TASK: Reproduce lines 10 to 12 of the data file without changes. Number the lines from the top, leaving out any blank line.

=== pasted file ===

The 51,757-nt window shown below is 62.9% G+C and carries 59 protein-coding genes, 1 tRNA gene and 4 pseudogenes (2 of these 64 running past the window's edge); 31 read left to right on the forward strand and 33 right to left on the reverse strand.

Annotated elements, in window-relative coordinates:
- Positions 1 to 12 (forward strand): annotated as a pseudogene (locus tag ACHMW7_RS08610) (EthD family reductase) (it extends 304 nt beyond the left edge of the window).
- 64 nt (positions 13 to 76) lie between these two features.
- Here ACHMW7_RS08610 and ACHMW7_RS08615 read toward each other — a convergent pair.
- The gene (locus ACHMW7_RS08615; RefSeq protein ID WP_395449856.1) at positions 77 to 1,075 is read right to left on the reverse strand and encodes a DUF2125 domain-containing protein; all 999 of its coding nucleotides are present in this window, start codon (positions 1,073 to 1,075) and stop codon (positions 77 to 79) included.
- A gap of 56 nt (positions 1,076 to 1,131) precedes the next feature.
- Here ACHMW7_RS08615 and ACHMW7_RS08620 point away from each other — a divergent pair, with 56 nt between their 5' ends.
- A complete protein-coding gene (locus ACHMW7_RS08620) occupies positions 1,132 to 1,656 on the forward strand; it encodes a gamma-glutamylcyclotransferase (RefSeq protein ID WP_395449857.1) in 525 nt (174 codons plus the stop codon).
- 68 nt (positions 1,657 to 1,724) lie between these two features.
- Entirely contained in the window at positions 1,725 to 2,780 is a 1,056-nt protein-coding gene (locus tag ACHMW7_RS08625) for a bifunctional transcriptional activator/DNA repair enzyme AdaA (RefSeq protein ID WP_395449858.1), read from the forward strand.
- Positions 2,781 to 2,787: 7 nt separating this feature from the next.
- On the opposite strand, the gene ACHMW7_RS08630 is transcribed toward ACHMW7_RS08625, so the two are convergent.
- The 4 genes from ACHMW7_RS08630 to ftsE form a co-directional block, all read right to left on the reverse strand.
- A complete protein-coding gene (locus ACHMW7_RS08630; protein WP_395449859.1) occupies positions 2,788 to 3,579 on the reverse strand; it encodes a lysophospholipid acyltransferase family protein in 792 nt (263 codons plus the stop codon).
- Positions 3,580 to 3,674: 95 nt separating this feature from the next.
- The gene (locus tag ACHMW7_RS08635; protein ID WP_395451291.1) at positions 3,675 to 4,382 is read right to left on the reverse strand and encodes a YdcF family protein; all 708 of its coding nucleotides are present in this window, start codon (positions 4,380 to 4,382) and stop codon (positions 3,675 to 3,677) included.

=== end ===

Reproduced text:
- 68 nt (positions 1,657 to 1,724) lie between these two features.
- Entirely contained in the window at positions 1,725 to 2,780 is a 1,056-nt protein-coding gene (locus tag ACHMW7_RS08625) for a bifunctional transcriptional activator/DNA repair enzyme AdaA (RefSeq protein ID WP_395449858.1), read from the forward strand.
- Positions 2,781 to 2,787: 7 nt separating this feature from the next.